As spring break coincides with Ramadan, non-fasting students may feel uncertain about traveling to countries that celebrate the holiday, but they do not need to be discouraged.

First-year IR student Sophia Rehim visited her family in Egypt over spring break and said Ramadan is not a barrier for visitors. There are stores and restaurants open, although the hours may differ depending on where you are. 

“I can imagine outside of my culture, it would be a little tough to travel during Ramadan, but it’s nothing that is impossible to adapt to. You are not meant to fast while traveling, so stuff at the airport is open. In Egypt, we just stay up really late and wake up late because of Ramadan, so I‘m not awake for long before iftar—stores are just less busy but [still] open the same hours,” said Rehim.

Poppy Maynard, a first-year Journalism student, traveled to Qatar for the break. In Qatar, eating or drinking during daylight hours can be punishable by law. To allow tourists to visit, many open restaurants will have the blinds down so that people cannot see in or out, according to Maynard.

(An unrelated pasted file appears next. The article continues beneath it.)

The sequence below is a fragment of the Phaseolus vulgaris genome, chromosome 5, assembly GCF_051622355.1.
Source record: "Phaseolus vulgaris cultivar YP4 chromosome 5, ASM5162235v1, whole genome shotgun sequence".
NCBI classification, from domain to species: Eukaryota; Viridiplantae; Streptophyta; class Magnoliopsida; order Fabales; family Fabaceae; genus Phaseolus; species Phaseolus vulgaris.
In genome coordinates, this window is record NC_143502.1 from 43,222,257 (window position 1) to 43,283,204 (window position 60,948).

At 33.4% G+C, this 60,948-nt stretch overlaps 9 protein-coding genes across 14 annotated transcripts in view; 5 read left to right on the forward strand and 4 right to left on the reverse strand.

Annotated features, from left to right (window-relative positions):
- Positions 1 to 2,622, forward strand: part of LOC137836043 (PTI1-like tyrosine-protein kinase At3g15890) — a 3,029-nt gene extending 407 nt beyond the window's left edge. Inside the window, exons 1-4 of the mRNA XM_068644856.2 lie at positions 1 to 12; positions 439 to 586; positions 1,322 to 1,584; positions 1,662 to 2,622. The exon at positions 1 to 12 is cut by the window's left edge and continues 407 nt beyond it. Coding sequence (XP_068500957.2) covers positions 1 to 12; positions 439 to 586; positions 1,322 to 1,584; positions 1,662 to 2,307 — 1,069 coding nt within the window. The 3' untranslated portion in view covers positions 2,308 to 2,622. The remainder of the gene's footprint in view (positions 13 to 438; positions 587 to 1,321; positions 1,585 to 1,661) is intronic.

“Although it’s very different, it just means that when the sun goes down, the country is very lively. Everyone is so welcoming during this time of the year. I’ve been to a few iftars at restaurants, and hearing prayers from all the mosques is so special and unique,” said Maynard.

The people who keep the stores and restaurants open during the day are usually fasting themselves. Eniz, a student living in Antalya, Turkey, worked during Ramadan from 11 until sunset while fasting. 

Photo by: Mae Bryant

“The first week was hard because I am not used to working while I’m fasting, especially while working in a restaurant. Our food is just too good. It was very hard, but after that I just got used to it,” said Eniz. 

After sunset, those fasting break their fast with meals, or iftar, as frequently as every two hours, which helps store energy for the next day, according to Eniz. It depends on what a particular country’s laws are, but foreigners are free to eat at any time of the day, usually preferring to do so in private out of respect for those fasting.

Traveling to countries that celebrate Ramadan offers those unfamiliar with the practice an insight into different cultures. While students should research how Ramadan could change their travel experience, it should not be discouraging, as it could enrich their adventures even more.